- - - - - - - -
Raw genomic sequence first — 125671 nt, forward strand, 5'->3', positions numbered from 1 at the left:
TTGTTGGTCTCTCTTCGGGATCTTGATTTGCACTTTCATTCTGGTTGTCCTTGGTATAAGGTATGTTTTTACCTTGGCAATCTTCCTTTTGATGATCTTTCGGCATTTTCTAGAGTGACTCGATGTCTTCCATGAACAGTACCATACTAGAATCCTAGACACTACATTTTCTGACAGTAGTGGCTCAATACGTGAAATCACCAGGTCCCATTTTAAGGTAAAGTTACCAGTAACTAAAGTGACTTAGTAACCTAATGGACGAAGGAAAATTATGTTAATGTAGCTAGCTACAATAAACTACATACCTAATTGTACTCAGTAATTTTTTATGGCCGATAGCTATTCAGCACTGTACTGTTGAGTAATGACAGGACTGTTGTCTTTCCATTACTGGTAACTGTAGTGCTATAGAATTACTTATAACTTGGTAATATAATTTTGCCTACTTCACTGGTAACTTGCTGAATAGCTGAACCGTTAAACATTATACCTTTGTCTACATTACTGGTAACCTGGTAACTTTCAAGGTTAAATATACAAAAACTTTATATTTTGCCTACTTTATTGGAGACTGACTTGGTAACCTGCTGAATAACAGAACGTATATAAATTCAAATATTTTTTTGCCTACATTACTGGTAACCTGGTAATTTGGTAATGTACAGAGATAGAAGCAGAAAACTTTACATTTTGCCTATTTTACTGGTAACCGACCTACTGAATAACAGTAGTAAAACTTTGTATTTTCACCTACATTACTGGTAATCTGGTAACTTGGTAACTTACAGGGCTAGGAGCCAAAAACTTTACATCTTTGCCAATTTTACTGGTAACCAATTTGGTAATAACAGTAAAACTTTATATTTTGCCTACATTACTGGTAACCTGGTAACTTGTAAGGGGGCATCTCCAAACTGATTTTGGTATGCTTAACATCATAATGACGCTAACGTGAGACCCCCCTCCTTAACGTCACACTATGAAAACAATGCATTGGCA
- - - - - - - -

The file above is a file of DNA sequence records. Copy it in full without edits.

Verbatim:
Raw genomic sequence first — 125671 nt, forward strand, 5'->3', positions numbered from 1 at the left:
TTGTTGGTCTCTCTTCGGGATCTTGATTTGCACTTTCATTCTGGTTGTCCTTGGTATAAGGTATGTTTTTACCTTGGCAATCTTCCTTTTGATGATCTTTCGGCATTTTCTAGAGTGACTCGATGTCTTCCATGAACAGTACCATACTAGAATCCTAGACACTACATTTTCTGACAGTAGTGGCTCAATACGTGAAATCACCAGGTCCCATTTTAAGGTAAAGTTACCAGTAACTAAAGTGACTTAGTAACCTAATGGACGAAGGAAAATTATGTTAATGTAGCTAGCTACAATAAACTACATACCTAATTGTACTCAGTAATTTTTTATGGCCGATAGCTATTCAGCACTGTACTGTTGAGTAATGACAGGACTGTTGTCTTTCCATTACTGGTAACTGTAGTGCTATAGAATTACTTATAACTTGGTAATATAATTTTGCCTACTTCACTGGTAACTTGCTGAATAGCTGAACCGTTAAACATTATACCTTTGTCTACATTACTGGTAACCTGGTAACTTTCAAGGTTAAATATACAAAAACTTTATATTTTGCCTACTTTATTGGAGACTGACTTGGTAACCTGCTGAATAACAGAACGTATATAAATTCAAATATTTTTTTGCCTACATTACTGGTAACCTGGTAATTTGGTAATGTACAGAGATAGAAGCAGAAAACTTTACATTTTGCCTATTTTACTGGTAACCGACCTACTGAATAACAGTAGTAAAACTTTGTATTTTCACCTACATTACTGGTAATCTGGTAACTTGGTAACTTACAGGGCTAGGAGCCAAAAACTTTACATCTTTGCCAATTTTACTGGTAACCAATTTGGTAATAACAGTAAAACTTTATATTTTGCCTACATTACTGGTAACCTGGTAACTTGTAAGGGGGCATCTCCAAACTGATTTTGGTATGCTTAACATCATAATGACGCTAACGTGAGACCCCCCTCCTTAACGTCACACTATGAAAACAATGCATTGGCA